Interventions for Deliberately Altering Blood Pressure in Acute Stroke
It is unclear whether blood pressure (BP) should be altered actively during the acute phase of stroke. This is an update of a Cochrane review first published in 1997 and previously updated in 2001 and 2008.
To assess the clinical effectiveness of altering BP in patients with acute stroke. The primary outcome was combined death or dependency/disability at end of trial (≥1 month after stroke). Death or dependency was defined as modified Rankin Scale >2 (or >3 as available). Death or disability was defined using the Barthel index <60.
We searched the Cochrane Stroke Group Trials Register (last searched in February 2014), the Cochrane Database of Systematic Reviews and the Cochrane Central Register of Controlled Trials (The Cochrane Library 2014, Issue 2), as well as MEDLINE (1966 to May 2014), EMBASE (1974 to May 2014), Science Citation Index (1981 to May 2014) and the Stroke Trials Registry (http://www.strokecenter.org/trials/). We also searched reference lists, abstracts, conference proceedings and contacted authors, researchers, and pharmaceutical companies.
Published and unpublished randomized controlled trials evaluating single or multiple agents, regardless of drug dosage or route of treatment, aimed at altering BP within 1 week of acute ischemic or hemorrhagic stroke were eligible. We also included trials assessing effects of continuing or stopping preexisting antihypertensive treatment.
Data Collection and Analysis
Using an a priori protocol, 2 reviewers independently applied the inclusion criteria, assessed trial quality, and extracted data. Outcomes were assessed according to drug class, stroke type, stroke location, and by time to treatment. Results were reported as odds ratio with 95% confidence interval (CI) for dichotomous data and as mean difference for continuous data.
We included 26 trials involving 17 011 patients.1 Of these, 24 assessed BP lowering in 15 432 patients; 2 trials (involving 2860 patients) evaluated whether to continue or stop prestroke antihypertensive treatment. One trial (15 patients) studied the effects of BP elevation. BP lowering did not reduce death or dependency (odds ratio, 0.98; 95% CI, 0.92 to 1.05) and did not differ by drug class or stroke type. Treatment within 6 hours, but not beyond, was associated with reduced death or dependency (odds ratio, 0.86; 95% CI, 0.76 to 0.99; Figure). Although death or dependency did not differ between patients who continued prestroke antihypertensive treatment versus those who stopped it temporarily (worse outcome with continuing treatment, odds ratio, 1.06; 95% CI, 0.91 to 1.24), disability scores at end of trial were worse in patients randomized to continue treatment (Barthel Index, mean difference, −3.2; 95% CI, −5.8 to mean difference 0.6). Insufficient data were available to assess the effect of BP elevation.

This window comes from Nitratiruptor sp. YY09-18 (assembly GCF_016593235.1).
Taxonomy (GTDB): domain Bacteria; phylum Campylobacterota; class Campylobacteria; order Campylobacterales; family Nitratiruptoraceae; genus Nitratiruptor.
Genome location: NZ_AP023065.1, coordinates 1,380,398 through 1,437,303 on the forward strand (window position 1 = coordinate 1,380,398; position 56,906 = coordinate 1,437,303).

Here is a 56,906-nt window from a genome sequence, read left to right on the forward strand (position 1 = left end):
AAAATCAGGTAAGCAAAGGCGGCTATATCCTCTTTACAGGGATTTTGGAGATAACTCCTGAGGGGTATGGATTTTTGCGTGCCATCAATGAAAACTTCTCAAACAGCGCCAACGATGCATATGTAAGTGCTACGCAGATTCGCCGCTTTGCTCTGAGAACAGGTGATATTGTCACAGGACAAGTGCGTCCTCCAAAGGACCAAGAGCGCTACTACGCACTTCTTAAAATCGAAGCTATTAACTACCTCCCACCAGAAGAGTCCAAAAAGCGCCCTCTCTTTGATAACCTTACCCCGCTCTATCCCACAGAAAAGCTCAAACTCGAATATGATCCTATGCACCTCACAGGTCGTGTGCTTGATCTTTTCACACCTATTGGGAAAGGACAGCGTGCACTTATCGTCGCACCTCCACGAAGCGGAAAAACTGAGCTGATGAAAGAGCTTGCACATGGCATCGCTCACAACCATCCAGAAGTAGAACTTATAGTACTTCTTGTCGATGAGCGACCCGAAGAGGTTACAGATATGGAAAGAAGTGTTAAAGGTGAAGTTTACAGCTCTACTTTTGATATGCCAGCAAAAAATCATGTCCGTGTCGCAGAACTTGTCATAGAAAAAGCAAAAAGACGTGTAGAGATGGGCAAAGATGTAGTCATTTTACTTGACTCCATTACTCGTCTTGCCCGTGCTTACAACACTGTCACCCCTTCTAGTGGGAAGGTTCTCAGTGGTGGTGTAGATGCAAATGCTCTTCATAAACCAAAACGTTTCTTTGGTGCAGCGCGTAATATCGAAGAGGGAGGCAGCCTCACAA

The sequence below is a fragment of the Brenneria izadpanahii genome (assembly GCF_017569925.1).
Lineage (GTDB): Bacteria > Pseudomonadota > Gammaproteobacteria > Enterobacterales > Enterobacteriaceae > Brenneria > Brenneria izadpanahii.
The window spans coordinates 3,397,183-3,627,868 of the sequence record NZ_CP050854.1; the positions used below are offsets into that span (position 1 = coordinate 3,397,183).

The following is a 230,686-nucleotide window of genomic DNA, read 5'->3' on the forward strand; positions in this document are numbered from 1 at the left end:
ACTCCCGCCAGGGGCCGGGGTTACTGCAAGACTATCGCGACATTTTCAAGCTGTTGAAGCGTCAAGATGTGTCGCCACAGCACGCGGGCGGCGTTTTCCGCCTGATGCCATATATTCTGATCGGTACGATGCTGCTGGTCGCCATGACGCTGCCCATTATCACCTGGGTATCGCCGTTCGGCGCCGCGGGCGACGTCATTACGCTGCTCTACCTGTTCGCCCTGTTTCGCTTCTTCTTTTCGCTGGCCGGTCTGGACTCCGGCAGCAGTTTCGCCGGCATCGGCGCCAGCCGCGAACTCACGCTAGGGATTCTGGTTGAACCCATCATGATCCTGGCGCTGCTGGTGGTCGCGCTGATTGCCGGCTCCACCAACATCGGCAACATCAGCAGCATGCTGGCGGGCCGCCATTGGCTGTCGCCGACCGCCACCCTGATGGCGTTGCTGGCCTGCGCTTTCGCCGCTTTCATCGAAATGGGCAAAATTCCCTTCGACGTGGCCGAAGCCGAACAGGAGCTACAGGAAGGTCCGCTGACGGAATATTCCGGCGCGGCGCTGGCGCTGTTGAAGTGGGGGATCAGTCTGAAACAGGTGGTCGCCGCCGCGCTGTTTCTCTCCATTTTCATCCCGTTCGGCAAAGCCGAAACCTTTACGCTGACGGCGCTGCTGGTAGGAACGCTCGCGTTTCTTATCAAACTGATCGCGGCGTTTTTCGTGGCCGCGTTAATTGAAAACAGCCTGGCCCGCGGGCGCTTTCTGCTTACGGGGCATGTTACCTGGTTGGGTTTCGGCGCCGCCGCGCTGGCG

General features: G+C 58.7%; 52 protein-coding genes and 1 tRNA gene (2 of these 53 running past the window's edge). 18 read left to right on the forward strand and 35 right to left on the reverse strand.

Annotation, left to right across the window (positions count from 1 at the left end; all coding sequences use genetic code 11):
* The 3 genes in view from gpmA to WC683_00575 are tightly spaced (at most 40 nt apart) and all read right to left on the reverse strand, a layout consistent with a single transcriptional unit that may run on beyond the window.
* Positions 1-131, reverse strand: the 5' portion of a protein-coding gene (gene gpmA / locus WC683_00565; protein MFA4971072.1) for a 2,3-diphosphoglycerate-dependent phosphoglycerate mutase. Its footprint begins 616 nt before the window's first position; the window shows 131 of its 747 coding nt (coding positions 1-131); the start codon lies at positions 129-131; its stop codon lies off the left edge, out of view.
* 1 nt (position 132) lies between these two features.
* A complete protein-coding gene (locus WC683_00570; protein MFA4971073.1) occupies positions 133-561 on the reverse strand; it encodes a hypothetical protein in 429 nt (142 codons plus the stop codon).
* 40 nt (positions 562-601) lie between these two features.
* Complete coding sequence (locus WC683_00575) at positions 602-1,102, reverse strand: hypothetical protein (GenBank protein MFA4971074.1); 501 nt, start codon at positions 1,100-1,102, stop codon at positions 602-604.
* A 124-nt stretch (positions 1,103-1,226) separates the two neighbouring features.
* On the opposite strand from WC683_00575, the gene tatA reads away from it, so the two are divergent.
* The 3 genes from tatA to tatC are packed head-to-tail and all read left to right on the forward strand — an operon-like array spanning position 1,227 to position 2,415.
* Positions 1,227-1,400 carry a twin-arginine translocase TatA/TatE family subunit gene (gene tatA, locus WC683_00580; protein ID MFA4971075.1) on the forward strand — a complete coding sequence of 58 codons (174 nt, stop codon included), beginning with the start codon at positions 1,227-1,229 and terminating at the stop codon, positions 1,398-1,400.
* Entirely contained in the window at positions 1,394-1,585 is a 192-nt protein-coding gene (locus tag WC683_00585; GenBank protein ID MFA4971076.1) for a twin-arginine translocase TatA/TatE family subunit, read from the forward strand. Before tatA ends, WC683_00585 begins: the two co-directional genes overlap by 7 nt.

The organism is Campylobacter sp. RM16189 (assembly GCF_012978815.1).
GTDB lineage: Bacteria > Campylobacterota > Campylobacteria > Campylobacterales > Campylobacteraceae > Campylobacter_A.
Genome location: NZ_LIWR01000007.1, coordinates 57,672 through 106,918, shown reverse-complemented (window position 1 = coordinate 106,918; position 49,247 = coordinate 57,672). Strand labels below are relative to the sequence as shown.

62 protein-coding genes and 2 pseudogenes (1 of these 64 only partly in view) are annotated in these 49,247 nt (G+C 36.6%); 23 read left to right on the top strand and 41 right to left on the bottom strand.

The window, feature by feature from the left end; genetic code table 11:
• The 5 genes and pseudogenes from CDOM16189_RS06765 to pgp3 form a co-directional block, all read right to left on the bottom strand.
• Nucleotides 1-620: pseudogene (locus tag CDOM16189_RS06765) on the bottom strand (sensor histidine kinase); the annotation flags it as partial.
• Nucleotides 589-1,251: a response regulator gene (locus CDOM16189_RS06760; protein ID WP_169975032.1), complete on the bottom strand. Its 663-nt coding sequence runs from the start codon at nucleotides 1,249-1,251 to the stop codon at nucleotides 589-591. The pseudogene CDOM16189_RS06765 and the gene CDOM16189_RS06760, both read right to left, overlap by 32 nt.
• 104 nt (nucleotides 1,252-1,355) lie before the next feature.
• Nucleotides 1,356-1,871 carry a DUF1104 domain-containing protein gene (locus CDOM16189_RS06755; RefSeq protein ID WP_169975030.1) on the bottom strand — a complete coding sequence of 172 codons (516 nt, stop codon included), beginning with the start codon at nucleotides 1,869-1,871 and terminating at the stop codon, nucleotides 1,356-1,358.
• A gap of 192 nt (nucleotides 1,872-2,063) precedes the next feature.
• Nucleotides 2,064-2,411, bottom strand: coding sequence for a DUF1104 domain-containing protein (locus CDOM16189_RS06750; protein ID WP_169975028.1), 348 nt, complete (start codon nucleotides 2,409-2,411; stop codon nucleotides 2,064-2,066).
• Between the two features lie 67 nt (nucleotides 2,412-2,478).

BP lowering during the acute phase of stroke did not improve functional outcome. However, early initiation of treatment may be beneficial, and additional studies are required to test this question. Continuing prestroke antihypertensive drugs immediately after acute stroke may be harmful.
Implications for Practice
The lack of definitive results for BP lowering, and limited data for raising BP, mean that no firm recommendations can be made. There is no evidence to support the routine policy of continuing prestroke antihypertensive drugs immediately after acute stroke.
More randomized controlled trials are needed to assess whether BP lowering started early (prehospital/hyperacute) after stroke onset is of clinical benefit.
This article is based on a Cochrane Review published in The Cochrane Library 2014, Issue 10 (http://www.thecochranelibrary.com for information). Cochrane Reviews are regularly updated as new evidence emerges and in response to feedback, and The Cochrane Library should be consulted for the most recent version of the review.
Sources of Funding
Kailash Krishnan was funded, in part, by the Medical Research Council/National Institute of Health Research (NIHR) Efficacy and Mechanism Evaluation programme.
Dr Bath is Stroke Association Professor of Stroke Medicine. K. Krishnan reports no conflicts.
- Received November 11, 2014.
- Revision received November 11, 2014.
- Accepted November 12, 2014.
- © 2014 American Heart Association, Inc.